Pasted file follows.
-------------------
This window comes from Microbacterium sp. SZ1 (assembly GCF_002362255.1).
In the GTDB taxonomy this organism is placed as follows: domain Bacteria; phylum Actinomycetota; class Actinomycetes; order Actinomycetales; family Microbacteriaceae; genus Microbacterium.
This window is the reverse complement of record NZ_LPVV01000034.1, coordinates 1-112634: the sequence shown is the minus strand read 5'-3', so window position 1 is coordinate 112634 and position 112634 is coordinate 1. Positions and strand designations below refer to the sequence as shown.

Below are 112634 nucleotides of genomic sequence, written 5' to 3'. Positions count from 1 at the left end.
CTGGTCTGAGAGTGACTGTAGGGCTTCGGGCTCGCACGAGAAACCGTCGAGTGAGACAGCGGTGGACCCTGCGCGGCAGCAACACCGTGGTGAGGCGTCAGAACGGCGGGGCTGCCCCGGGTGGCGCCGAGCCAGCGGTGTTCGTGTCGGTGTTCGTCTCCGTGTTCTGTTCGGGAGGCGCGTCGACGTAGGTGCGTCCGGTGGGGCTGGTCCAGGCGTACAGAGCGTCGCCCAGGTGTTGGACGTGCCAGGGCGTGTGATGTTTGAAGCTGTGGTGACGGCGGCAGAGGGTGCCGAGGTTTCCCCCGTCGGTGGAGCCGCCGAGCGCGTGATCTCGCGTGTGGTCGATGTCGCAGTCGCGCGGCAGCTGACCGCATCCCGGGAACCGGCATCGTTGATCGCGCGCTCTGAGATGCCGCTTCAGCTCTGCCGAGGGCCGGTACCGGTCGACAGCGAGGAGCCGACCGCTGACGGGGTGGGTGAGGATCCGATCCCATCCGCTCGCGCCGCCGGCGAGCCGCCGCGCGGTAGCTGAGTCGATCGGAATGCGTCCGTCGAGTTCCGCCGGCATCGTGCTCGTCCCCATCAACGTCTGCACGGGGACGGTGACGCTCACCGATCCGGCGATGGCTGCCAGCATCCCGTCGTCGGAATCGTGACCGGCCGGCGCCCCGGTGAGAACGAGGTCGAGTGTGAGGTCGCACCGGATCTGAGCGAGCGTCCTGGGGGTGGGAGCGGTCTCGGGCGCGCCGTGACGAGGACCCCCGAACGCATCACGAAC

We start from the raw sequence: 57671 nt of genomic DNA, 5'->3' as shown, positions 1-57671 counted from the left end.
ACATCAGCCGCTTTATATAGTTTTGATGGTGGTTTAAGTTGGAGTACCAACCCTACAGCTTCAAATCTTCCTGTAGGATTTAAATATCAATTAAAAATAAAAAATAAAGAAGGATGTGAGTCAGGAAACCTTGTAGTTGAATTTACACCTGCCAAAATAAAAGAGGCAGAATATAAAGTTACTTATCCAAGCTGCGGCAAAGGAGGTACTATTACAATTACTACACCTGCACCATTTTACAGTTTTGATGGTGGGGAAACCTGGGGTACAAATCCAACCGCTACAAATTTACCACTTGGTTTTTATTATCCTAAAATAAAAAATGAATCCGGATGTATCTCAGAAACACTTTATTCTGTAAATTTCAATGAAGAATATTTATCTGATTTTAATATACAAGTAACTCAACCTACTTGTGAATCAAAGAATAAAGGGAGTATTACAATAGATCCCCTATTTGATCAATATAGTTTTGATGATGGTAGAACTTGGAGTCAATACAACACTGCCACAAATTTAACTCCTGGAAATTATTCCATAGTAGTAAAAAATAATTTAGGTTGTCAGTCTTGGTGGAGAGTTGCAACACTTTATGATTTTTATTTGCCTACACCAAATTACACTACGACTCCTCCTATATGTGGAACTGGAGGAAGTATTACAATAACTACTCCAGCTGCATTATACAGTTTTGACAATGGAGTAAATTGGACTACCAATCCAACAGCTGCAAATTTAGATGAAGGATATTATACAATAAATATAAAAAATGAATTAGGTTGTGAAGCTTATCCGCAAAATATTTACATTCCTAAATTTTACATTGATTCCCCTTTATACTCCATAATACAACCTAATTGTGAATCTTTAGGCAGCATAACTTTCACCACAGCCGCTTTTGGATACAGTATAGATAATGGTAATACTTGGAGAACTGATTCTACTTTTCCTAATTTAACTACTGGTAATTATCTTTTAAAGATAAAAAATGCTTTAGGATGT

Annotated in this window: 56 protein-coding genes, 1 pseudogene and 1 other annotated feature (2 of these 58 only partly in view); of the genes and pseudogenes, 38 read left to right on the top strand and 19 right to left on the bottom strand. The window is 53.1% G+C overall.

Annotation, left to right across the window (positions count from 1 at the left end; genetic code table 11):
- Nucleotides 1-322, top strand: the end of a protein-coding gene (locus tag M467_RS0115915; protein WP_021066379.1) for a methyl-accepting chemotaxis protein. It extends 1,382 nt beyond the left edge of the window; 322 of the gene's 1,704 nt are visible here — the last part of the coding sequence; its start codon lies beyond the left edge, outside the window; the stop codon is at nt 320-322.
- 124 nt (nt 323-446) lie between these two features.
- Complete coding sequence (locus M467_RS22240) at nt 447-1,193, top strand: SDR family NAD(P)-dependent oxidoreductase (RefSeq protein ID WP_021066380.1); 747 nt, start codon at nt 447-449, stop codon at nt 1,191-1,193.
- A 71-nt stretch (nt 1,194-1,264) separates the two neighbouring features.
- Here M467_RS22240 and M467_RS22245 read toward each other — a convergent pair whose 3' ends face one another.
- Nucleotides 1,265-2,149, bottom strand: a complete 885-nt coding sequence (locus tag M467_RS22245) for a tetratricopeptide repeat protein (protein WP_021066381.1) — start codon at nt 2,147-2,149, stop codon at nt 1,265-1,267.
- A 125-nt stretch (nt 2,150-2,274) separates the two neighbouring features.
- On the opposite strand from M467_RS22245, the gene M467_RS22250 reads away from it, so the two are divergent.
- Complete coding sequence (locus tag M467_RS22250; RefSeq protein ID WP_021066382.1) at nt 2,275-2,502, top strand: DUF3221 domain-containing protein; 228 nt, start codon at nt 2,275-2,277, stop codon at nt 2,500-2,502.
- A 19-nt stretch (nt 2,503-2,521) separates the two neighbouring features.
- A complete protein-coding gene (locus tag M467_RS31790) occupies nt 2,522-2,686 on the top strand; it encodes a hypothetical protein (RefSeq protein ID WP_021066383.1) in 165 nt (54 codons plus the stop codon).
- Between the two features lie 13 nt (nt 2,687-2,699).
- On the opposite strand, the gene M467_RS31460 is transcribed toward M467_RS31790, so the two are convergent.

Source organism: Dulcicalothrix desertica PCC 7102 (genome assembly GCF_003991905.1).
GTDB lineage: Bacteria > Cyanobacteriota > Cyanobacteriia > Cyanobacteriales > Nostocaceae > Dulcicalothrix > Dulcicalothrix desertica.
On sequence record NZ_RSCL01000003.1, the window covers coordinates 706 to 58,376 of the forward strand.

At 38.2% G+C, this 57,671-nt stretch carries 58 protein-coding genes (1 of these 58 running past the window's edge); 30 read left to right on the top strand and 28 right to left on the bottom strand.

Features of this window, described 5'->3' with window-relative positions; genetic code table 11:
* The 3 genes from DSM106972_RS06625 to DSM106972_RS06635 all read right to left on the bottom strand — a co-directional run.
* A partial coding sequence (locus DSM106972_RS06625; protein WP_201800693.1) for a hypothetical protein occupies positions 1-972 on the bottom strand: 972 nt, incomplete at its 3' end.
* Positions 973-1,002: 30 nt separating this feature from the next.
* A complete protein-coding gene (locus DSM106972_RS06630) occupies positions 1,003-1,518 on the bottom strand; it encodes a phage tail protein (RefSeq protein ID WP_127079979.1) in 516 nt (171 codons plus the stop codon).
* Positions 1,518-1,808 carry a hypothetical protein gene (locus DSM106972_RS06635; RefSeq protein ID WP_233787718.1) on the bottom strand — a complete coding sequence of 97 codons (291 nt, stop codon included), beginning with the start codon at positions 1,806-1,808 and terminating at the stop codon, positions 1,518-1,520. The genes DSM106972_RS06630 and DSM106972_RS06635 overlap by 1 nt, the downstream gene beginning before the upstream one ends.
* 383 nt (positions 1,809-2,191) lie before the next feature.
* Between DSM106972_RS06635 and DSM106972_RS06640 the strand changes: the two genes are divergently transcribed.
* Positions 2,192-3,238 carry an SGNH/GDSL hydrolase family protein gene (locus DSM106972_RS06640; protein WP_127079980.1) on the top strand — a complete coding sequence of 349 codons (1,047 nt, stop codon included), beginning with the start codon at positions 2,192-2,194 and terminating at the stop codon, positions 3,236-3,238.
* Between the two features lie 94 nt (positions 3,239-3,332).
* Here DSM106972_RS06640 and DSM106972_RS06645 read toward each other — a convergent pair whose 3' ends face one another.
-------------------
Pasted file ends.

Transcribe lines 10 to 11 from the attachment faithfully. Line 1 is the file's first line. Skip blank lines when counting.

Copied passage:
- Nucleotides 1-322, top strand: the end of a protein-coding gene (locus tag M467_RS0115915; protein WP_021066379.1) for a methyl-accepting chemotaxis protein. It extends 1,382 nt beyond the left edge of the window; 322 of the gene's 1,704 nt are visible here — the last part of the coding sequence; its start codon lies beyond the left edge, outside the window; the stop codon is at nt 320-322.
- 124 nt (nt 323-446) lie between these two features.